Monday 24th August, 16:00 - 20:00hrs. River Wharfe, Wetherby. Really persisting then clearing. 20C and cooling fast.
I had reason enough for a trip to Wetherby with work this Monday and after Pete had had success with Grayling whilst fishing with a mutual colleague up here, I asked our man in the North if I could climb on board .... and he said yes.
Nick Sutton generously guided me on the river almost literally at the bottom of his garden in my attempt to catch my first Grayling.
First thing to say is that the Wharfe could not look more different to the lowland rivers of the midlands. Hard bottomed and the colour of strong tea, shallow and fast moving in places. Prone to sudden spate and looking like a thoroughbred Salmon motorway it was a true coarse / game hybrid habitat.
Local knowledge is a hard earned and valuable asset when on new water and given Nick's school mate and local fishing stablemate was Darren Cox I listend to every pointer offered.
Let's face it, it's a two hour drive up here and I had the light and the clock loud in my ears whilst trying to catch a Grayling and fish with a new pal. Ever noticed how you always botch a cast when someones watching?
It commenced raining as we were walking to the river and just got heavier and heavier for about an hour. The rain kept up until after six o'clock which meant the first half of the session was pretty uncomfortable to say the least. It hampered photography completely and so regrettably I have fewer photos than I might have liked.
The approach was to fish a medium weight stick float at near dead depth and to feed maggots upstream.
The first run we tried was a cracking looking crease swim with all the depth on the near bank. I fished it OK (I think) but only had minnows from here. The rain had soaked me through by the time we finished in this swim and the bran from the maggots was caking my wet fingers, not nice.
We moved upstream to the bridge, waded out to an island mid river then upstream again to face the bridge struts. It was here that Pete had his Grayling a month or so ago.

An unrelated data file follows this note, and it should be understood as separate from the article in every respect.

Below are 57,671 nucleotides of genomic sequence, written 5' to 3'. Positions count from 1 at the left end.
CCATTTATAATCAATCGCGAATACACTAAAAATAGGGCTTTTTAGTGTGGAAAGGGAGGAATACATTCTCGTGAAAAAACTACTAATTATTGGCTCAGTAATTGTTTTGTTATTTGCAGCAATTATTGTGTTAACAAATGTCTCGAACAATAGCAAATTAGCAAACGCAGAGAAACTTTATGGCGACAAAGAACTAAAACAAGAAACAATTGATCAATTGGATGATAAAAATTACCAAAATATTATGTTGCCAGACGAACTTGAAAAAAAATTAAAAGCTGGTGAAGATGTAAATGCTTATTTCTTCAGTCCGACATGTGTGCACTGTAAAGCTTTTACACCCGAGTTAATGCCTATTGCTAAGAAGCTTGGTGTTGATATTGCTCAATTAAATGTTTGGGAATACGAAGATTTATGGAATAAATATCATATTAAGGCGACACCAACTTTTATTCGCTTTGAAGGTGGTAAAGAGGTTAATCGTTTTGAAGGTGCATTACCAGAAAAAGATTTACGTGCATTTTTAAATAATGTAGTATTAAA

Under instruction I fed maggots into the almost slack water behind the stanchions and cast upstream into the hole behind the bridge. The float drifted slowly left to right in the competing circular flows at the back of the bridge. After about fifteen minutes I had my first bite - a small chublet. It was still hammering it down at this time and we both agreed to keep a close eye on the river levels using a mortar line on the bridge as a guage as we were now mid river. It never ceases to amaze me the power that even calf high water has to dislodge your foothold when wading. Couple this with slippery rocks and a rising river and self-preservation is woven into the fishing canvas.
My second fish was my first ever Grayling. After a short wiry fight and a writhing unhooking the fish was weighed at thirteen ounces. The combination of the heavy rain and Nick's estimation that we would catch both further and larger fish meant I left the camera in the relative dry of my shoulder bag.
A flurry of fish followed including Chublets, some really lovey looking Perch up to 1lbs 11oz and another Grayling the same size as the first.
The bites slowed up a bit after this and I had to pull for a break three times in quick succession on the same snag. It was as though the snag had just appeared as I had been fishing trouble-free before this.
I fished on until I pulled for my fourth and final hooklength break at eight o'clock. The light was now fading and with the long drive home starting to loom large I called it a day. I just had the two Grayling in the end and the nice Perch in competition terms. Unfortunately the rain prevented a photo of the Grayling but I have a stout witness in Nick my guide.
The 'silver' Grayling and 'bronze' Perch give me the lead back in our competition. The scores on the doors are now;
A big thanks once again to Nick Sutton for his hospitality on this trip - he never even wet a line! Perhaps the intense concentration on my face throughout belied the need for me to catch that Grayling!